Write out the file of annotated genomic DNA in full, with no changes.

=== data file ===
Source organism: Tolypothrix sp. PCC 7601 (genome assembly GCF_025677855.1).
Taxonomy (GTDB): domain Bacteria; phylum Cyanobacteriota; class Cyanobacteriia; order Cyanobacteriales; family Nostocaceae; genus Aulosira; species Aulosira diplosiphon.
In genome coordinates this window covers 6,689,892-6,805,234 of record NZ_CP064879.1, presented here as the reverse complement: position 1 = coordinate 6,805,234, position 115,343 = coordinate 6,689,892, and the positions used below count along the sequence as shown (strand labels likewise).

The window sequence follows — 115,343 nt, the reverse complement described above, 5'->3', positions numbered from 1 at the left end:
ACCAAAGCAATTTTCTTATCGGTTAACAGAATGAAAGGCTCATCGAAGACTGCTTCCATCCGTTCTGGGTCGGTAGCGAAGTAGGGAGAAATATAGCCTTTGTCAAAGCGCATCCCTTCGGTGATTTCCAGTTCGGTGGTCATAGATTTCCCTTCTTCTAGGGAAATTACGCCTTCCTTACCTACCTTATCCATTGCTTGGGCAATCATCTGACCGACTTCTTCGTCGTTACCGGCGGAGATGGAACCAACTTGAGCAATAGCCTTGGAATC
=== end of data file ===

Source organism: Tolypothrix sp. PCC 7601 (genome assembly GCF_025677855.1).
Taxonomy (GTDB): domain Bacteria; phylum Cyanobacteriota; class Cyanobacteriia; order Cyanobacteriales; family Nostocaceae; genus Aulosira; species Aulosira diplosiphon.
In genome coordinates this window covers 6,689,892-6,805,234 of record NZ_CP064879.1, presented here as the reverse complement: position 1 = coordinate 6,805,234, position 115,343 = coordinate 6,689,892, and the positions used below count along the sequence as shown (strand labels likewise).

The window sequence follows — 115,343 nt, the reverse complement described above, 5'->3', positions numbered from 1 at the left end:
ACCAAAGCAATTTTCTTATCGGTTAACAGAATGAAAGGCTCATCGAAGACTGCTTCCATCCGTTCTGGGTCGGTAGCGAAGTAGGGAGAAATATAGCCTTTGTCAAAGCGCATCCCTTCGGTGATTTCCAGTTCGGTGGTCATAGATTTCCCTTCTTCTAGGGAAATTACGCCTTCCTTACCTACCTTATCCATTGCTTGGGCAATCATCTGACCGACTTCTTCGTCGTTACCGGCGGAGATGGAACCAACTTGAGCAATAGCCTTGGAATC